On the latest episode of The Decarbonization Race podcast, Martin Wainstein, Founder and Executive Director at the Open Earth Foundation, offers insights into the scale of challenge planetary sustainability goals represent and the new kinds of paradigms emerging to help us start to meet them. In particular, he looks at the concept of global digital infrastructure for codifying and communicating actions and progress on climate change mitigation and adaptation.
Martin leads forward-looking engineers at the Yale Open Innovation Lab and the Center for Innovative Thinking at Yale who are building a range of digital infrastructure protocols and tools aimed at communicating the efforts of multiple interests involved in the United Nations program to limit temperature increases to 1.5 degrees Celsius.
The UN Power Broker
The United Nations and the COP conferences and sub-conferences were convened to negotiate thorny questions around “common but differentiated responsibility” for climate change and how developed and developing countries each must respond to reduce emissions and increase resilience. The new expertise of digital technocrats has potential to provide unifying language and structures. The hope is to construct and create a new workable economic and socially-just system where northern and southern hemisphere countries and old and new monetary systems can work towards shared impacts.
Wainstein and his associates posit that digital platforms and newly developed theoretical foundations have had some success in creating workable solutions.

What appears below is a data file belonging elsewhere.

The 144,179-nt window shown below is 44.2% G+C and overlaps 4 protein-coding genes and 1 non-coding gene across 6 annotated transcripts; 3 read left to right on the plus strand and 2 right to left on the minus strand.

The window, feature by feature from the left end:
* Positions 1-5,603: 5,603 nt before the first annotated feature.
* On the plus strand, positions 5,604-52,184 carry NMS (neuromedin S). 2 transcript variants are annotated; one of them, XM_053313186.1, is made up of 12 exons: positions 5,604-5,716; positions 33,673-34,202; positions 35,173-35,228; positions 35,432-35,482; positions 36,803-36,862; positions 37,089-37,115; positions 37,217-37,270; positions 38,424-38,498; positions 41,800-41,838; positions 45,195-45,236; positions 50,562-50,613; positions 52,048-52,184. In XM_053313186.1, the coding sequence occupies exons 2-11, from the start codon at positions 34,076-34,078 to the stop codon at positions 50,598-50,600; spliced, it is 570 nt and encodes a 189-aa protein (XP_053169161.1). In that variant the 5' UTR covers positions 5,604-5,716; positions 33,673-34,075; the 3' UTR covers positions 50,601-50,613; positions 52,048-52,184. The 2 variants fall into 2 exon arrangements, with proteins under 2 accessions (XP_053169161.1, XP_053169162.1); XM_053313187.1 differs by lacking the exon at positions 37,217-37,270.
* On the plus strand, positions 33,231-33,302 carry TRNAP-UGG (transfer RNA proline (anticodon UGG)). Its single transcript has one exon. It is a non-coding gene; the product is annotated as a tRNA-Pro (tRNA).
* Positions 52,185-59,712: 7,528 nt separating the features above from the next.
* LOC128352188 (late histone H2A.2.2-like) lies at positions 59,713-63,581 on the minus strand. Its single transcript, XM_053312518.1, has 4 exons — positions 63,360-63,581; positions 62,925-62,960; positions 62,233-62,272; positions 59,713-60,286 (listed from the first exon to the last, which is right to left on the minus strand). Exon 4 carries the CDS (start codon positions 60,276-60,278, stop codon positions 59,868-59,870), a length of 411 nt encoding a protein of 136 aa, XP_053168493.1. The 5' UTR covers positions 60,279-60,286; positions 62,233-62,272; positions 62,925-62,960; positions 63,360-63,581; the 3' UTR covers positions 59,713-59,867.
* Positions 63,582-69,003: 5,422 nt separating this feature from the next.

As he mentions, the problem of working through multi-tiered, complex organizational systems can be seen, for example, in the U.S. taxation system. In that system, individuals, sub-units of states, and levels of tax collection communicate through well-established organizational structures, and there is clear acceptance of consequences (i.e., monetary and punitive devices). It is quite instructive as an analogy that this hope to transfer such complex systems to the international sphere might be achievable at some point in the future.
There are too many examples to cite in the modern economies both in Europe and the United States to demonstrate how far thinkers and executives have co-mingled in this progressive philosophy. Wainstein himself cites this favorable progress in moving toward world climate goals.
Keeping the Faith
When queried about probable success and failures, Wainstein has a mixed review of what the future holds but is optimistic about consumer education on climate issues, especially among the younger generations who absorb and support the goals of climate mitigation and adaptation, in both business and policy.
For more from Lincoln’s conversation with Dan, listen in to The Decarbonization Race podcast.